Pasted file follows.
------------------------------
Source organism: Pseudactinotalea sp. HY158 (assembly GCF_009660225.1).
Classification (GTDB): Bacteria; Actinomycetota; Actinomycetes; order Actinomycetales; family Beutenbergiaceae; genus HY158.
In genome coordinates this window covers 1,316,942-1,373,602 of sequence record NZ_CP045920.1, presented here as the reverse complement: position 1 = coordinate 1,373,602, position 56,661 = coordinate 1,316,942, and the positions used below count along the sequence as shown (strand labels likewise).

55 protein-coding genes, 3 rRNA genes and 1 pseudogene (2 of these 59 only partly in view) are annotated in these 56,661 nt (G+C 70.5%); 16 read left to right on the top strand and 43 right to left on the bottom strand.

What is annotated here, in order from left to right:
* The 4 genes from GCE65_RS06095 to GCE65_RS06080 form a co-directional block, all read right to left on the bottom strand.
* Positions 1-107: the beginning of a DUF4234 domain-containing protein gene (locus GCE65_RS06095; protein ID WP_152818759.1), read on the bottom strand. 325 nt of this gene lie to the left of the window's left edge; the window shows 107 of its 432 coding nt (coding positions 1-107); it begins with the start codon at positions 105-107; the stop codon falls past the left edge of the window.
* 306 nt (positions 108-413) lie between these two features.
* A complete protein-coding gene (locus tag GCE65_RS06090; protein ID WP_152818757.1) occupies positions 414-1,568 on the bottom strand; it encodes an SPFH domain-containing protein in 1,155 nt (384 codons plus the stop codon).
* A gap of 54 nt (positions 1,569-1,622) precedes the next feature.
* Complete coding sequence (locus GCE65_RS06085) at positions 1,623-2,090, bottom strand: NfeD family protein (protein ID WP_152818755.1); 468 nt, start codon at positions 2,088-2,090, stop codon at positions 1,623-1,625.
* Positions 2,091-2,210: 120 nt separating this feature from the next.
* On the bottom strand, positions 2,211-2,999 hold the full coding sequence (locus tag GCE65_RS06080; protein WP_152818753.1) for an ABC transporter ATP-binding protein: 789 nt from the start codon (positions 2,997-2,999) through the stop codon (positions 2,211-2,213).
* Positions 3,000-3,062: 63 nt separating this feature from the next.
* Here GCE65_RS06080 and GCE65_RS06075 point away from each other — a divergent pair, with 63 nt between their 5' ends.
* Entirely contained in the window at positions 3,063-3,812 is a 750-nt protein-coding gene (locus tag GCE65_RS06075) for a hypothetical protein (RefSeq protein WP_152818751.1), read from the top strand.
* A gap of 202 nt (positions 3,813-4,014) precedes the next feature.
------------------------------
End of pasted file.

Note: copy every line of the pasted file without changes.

Source organism: Pseudactinotalea sp. HY158 (assembly GCF_009660225.1).
Classification (GTDB): Bacteria; Actinomycetota; Actinomycetes; order Actinomycetales; family Beutenbergiaceae; genus HY158.
In genome coordinates this window covers 1,316,942-1,373,602 of sequence record NZ_CP045920.1, presented here as the reverse complement: position 1 = coordinate 1,373,602, position 56,661 = coordinate 1,316,942, and the positions used below count along the sequence as shown (strand labels likewise).

55 protein-coding genes, 3 rRNA genes and 1 pseudogene (2 of these 59 only partly in view) are annotated in these 56,661 nt (G+C 70.5%); 16 read left to right on the top strand and 43 right to left on the bottom strand.

What is annotated here, in order from left to right:
* The 4 genes from GCE65_RS06095 to GCE65_RS06080 form a co-directional block, all read right to left on the bottom strand.
* Positions 1-107: the beginning of a DUF4234 domain-containing protein gene (locus GCE65_RS06095; protein ID WP_152818759.1), read on the bottom strand. 325 nt of this gene lie to the left of the window's left edge; the window shows 107 of its 432 coding nt (coding positions 1-107); it begins with the start codon at positions 105-107; the stop codon falls past the left edge of the window.
* 306 nt (positions 108-413) lie between these two features.
* A complete protein-coding gene (locus tag GCE65_RS06090; protein ID WP_152818757.1) occupies positions 414-1,568 on the bottom strand; it encodes an SPFH domain-containing protein in 1,155 nt (384 codons plus the stop codon).
* A gap of 54 nt (positions 1,569-1,622) precedes the next feature.
* Complete coding sequence (locus GCE65_RS06085) at positions 1,623-2,090, bottom strand: NfeD family protein (protein ID WP_152818755.1); 468 nt, start codon at positions 2,088-2,090, stop codon at positions 1,623-1,625.
* Positions 2,091-2,210: 120 nt separating this feature from the next.
* On the bottom strand, positions 2,211-2,999 hold the full coding sequence (locus tag GCE65_RS06080; protein WP_152818753.1) for an ABC transporter ATP-binding protein: 789 nt from the start codon (positions 2,997-2,999) through the stop codon (positions 2,211-2,213).
* Positions 3,000-3,062: 63 nt separating this feature from the next.
* Here GCE65_RS06080 and GCE65_RS06075 point away from each other — a divergent pair, with 63 nt between their 5' ends.
* Entirely contained in the window at positions 3,063-3,812 is a 750-nt protein-coding gene (locus tag GCE65_RS06075) for a hypothetical protein (RefSeq protein WP_152818751.1), read from the top strand.
* A gap of 202 nt (positions 3,813-4,014) precedes the next feature.